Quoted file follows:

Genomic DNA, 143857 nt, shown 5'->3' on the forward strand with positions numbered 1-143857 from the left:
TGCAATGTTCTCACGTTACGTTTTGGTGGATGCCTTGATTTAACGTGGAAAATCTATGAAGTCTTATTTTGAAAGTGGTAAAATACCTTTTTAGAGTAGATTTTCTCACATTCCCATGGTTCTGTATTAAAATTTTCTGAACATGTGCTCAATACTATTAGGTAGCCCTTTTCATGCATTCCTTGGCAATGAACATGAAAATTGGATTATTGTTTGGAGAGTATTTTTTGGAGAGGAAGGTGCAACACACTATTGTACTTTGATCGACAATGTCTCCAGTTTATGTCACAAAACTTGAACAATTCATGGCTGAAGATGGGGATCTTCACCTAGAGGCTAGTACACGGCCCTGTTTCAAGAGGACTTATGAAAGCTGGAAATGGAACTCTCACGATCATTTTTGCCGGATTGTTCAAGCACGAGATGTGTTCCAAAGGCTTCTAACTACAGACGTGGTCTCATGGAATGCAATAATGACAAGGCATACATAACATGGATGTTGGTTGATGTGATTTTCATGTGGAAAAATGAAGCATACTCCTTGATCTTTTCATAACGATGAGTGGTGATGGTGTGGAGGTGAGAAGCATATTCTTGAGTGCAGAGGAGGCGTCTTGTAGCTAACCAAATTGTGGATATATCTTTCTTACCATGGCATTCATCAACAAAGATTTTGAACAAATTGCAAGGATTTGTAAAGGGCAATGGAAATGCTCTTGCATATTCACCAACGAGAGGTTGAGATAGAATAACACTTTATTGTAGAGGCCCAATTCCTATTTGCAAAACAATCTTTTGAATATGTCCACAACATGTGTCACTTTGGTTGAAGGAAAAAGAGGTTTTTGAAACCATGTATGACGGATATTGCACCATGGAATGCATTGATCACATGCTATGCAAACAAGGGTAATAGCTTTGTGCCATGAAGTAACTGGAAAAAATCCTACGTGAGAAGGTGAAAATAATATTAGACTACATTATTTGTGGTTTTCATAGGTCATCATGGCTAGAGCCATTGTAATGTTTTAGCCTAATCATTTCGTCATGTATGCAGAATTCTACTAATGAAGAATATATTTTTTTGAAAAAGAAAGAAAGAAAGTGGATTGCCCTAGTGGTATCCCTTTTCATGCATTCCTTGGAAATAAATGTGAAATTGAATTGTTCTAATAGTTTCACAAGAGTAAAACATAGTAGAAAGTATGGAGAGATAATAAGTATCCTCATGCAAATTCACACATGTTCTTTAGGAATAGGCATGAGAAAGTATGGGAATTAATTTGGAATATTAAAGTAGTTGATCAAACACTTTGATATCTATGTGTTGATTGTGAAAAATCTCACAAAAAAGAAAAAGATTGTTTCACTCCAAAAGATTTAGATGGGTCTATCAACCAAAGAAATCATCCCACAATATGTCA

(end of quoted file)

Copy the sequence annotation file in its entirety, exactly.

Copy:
Genomic DNA, 143857 nt, shown 5'->3' on the forward strand with positions numbered 1-143857 from the left:
TGCAATGTTCTCACGTTACGTTTTGGTGGATGCCTTGATTTAACGTGGAAAATCTATGAAGTCTTATTTTGAAAGTGGTAAAATACCTTTTTAGAGTAGATTTTCTCACATTCCCATGGTTCTGTATTAAAATTTTCTGAACATGTGCTCAATACTATTAGGTAGCCCTTTTCATGCATTCCTTGGCAATGAACATGAAAATTGGATTATTGTTTGGAGAGTATTTTTTGGAGAGGAAGGTGCAACACACTATTGTACTTTGATCGACAATGTCTCCAGTTTATGTCACAAAACTTGAACAATTCATGGCTGAAGATGGGGATCTTCACCTAGAGGCTAGTACACGGCCCTGTTTCAAGAGGACTTATGAAAGCTGGAAATGGAACTCTCACGATCATTTTTGCCGGATTGTTCAAGCACGAGATGTGTTCCAAAGGCTTCTAACTACAGACGTGGTCTCATGGAATGCAATAATGACAAGGCATACATAACATGGATGTTGGTTGATGTGATTTTCATGTGGAAAAATGAAGCATACTCCTTGATCTTTTCATAACGATGAGTGGTGATGGTGTGGAGGTGAGAAGCATATTCTTGAGTGCAGAGGAGGCGTCTTGTAGCTAACCAAATTGTGGATATATCTTTCTTACCATGGCATTCATCAACAAAGATTTTGAACAAATTGCAAGGATTTGTAAAGGGCAATGGAAATGCTCTTGCATATTCACCAACGAGAGGTTGAGATAGAATAACACTTTATTGTAGAGGCCCAATTCCTATTTGCAAAACAATCTTTTGAATATGTCCACAACATGTGTCACTTTGGTTGAAGGAAAAAGAGGTTTTTGAAACCATGTATGACGGATATTGCACCATGGAATGCATTGATCACATGCTATGCAAACAAGGGTAATAGCTTTGTGCCATGAAGTAACTGGAAAAAATCCTACGTGAGAAGGTGAAAATAATATTAGACTACATTATTTGTGGTTTTCATAGGTCATCATGGCTAGAGCCATTGTAATGTTTTAGCCTAATCATTTCGTCATGTATGCAGAATTCTACTAATGAAGAATATATTTTTTTGAAAAAGAAAGAAAGAAAGTGGATTGCCCTAGTGGTATCCCTTTTCATGCATTCCTTGGAAATAAATGTGAAATTGAATTGTTCTAATAGTTTCACAAGAGTAAAACATAGTAGAAAGTATGGAGAGATAATAAGTATCCTCATGCAAATTCACACATGTTCTTTAGGAATAGGCATGAGAAAGTATGGGAATTAATTTGGAATATTAAAGTAGTTGATCAAACACTTTGATATCTATGTGTTGATTGTGAAAAATCTCACAAAAAAGAAAAAGATTGTTTCACTCCAAAAGATTTAGATGGGTCTATCAACCAAAGAAATCATCCCACAATATGTCA